Like many people on Facebook, I play a couple of games. The makers of these games always try to get you to invite other people to play so they all include an “Invite” button. Some of them even give you suggestions on which friends to invite. From what I can tell, they’re just chosen at random from your list of friends on Facebook. There doesn’t seem to be any great marketing scheme behind the suggestions. They just put a couple of your friends’ names and pictures next to the game and encourage you to invite them to play.

Today the first friend on the list was Jay. I don’t think Facebook knows that Jay was my first real crush back in 9th grade, who is now married with teenagers and is a powerful figure in the Christian music publishing industry. He’s a busy man. I won’t be inviting him to play.

The second person on my list today is Donna. She’s a very sweet and funny woman from my church, and although she might like the game, I don’t invite her. I figure if she wants to play it, she will, and she doesn’t need an invitation from me.

The third person the game suggests I invite is John. Facebook has suggested him before, but I won’t be inviting him to play, either . . . because John died 14 months ago.

John was only thirty years old when he died. Like many people his age, he lived online. When he died suddenly, his Facebook page became the place his friends could connect, share their memories, and grieve their common loss. Reading page after page of posts, John’s parents learned that their son had touched many, many lives, and in ways they had never imagined. It brought them great comfort. They tell me it still does.

Posts are fewer now, but his friends still go there from time to time. On his birthday. On the anniversary of his passing. Comments like “I’ll never forget you, bro” and “I can’t believe it’s been a year; I still miss you every day.” One friend wrote, “I keep seeing funny things that I think you’d think were hilarious.” So he posted the video that made him laugh, even though he knows John won’t see it.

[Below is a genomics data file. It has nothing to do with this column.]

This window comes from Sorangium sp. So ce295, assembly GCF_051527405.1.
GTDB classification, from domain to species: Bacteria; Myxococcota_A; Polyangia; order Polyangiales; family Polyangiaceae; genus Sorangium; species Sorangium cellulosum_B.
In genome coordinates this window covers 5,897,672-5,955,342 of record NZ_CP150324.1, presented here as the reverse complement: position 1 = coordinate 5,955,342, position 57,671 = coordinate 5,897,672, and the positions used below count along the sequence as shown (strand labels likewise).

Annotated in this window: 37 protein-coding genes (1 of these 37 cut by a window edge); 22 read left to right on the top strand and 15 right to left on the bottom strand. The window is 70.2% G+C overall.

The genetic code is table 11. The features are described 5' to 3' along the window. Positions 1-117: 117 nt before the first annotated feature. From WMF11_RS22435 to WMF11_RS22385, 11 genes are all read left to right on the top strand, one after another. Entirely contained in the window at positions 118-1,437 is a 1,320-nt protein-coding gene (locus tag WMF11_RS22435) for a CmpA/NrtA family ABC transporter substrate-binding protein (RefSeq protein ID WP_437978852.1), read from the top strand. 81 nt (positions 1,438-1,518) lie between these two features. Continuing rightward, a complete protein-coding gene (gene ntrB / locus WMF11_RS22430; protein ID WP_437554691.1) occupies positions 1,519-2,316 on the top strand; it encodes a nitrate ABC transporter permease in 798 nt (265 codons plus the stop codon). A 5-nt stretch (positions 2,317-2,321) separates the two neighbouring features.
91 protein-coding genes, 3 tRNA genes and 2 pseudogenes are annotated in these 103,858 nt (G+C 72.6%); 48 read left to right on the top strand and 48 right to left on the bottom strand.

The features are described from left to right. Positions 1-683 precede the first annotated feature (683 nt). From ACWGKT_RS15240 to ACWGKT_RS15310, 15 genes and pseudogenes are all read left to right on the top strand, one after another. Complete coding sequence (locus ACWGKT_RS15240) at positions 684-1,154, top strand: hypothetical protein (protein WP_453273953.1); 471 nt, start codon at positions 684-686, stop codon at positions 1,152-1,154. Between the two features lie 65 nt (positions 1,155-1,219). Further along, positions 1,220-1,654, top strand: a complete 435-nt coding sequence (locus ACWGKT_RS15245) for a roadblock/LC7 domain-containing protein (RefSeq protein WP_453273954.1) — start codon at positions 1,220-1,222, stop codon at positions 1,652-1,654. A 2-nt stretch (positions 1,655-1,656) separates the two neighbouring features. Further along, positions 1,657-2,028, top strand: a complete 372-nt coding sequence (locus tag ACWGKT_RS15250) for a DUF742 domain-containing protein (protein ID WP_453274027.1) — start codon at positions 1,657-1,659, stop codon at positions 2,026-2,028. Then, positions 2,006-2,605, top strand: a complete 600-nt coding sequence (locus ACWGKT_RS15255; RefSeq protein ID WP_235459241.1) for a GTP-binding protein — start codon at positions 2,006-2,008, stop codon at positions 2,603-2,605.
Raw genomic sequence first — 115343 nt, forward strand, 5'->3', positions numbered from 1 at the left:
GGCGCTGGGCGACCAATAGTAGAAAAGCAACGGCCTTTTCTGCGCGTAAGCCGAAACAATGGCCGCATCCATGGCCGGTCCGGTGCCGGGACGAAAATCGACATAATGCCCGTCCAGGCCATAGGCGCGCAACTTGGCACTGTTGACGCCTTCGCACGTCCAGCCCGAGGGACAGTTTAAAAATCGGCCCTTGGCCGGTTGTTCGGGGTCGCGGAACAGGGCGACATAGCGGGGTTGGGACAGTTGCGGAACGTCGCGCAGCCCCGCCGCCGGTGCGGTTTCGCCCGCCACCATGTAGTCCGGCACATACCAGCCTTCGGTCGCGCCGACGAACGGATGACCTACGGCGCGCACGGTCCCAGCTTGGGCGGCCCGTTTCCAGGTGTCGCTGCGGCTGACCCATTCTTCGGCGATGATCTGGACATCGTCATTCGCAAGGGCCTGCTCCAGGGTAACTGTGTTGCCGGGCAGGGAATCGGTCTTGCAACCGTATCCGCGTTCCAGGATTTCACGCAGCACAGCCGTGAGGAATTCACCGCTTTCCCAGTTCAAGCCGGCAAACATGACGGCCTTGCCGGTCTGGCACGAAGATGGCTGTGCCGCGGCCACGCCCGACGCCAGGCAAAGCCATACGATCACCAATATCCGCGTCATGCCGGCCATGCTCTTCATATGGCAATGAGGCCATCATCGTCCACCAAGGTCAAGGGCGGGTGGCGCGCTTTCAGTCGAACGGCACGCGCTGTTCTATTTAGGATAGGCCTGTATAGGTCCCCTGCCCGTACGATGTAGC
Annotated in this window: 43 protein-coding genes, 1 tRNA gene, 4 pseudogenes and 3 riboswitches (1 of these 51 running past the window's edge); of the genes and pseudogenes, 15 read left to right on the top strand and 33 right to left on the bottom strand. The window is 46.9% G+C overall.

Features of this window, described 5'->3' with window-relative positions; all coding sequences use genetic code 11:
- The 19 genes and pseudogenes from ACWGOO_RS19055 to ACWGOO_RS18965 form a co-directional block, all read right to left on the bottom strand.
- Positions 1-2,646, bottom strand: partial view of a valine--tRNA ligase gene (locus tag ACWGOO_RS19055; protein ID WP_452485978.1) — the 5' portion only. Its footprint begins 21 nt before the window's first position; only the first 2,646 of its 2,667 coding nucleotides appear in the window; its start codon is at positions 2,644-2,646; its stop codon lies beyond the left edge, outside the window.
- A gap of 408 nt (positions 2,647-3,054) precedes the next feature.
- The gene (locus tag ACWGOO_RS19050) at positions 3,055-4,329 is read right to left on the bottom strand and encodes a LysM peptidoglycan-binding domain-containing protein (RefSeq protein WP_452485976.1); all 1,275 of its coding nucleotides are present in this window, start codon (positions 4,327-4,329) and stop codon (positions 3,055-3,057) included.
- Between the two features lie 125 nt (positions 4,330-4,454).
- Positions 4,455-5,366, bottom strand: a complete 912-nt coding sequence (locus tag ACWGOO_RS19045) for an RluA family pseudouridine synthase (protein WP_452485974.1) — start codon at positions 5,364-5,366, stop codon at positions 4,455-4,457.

I didn’t know John well. I’d only met him a few times. He was the grown son of parishioners I love, and my tears of grief when he died were for them.

All this comes to mind in an instant. I see his name and the little drawing  that he used as his profile picture – an incomplete circle of a face with some scribbled hair – and I am suddenly reminded of his life and his death. His parents do not need such inconsequential reminders. A day never passes without reminders of their loss, reminders of how their world changed one day last June.

I don’t know how it feels. I don’t even like to imagine how it feels. Losing a child is every parent’s nightmare, and if you spend too much time imagining that loss, you will make yourself crazy . . . not to mention what such fear will do to your child.

So I don’t. I don’t think about it much. Oh, I can’t help it sometimes . . . like when I see the bittersweet look on his mother’s face as we welcome a new baby into the church, or when I hear the quaver in his father’s voice when we sing “I Was There to Hear Your Borning Cry.” But otherwise I can put it aside and not be reminded of my own fears of losing the daughter I cherish.

And then there it is – a stupid game suggesting I invite him to play – and I can’t hide from the fact that in life, there are no guarantees. So I cry a little, and I say yet another prayer for John’s parents, and for a woman in my church who lost her son when he was three, and for my aunt and uncle who lost their daughter, and for the friends of my family who lost their son, and for every parent who has lost a child who is still alive, but gone. I pray, because it’s what I know to do, even though it doesn’t feel like much. And I cry, because that’s the other thing I know to do, even though it doesn’t help much. And I keep John as my Facebook friend even though he is gone, so that I will never stop being reminded.

And tonight, when my daughter goes to bed, I will tuck her in even though she claims to be too old for such things. Because I am grateful. Because I can.

 

A joyful season?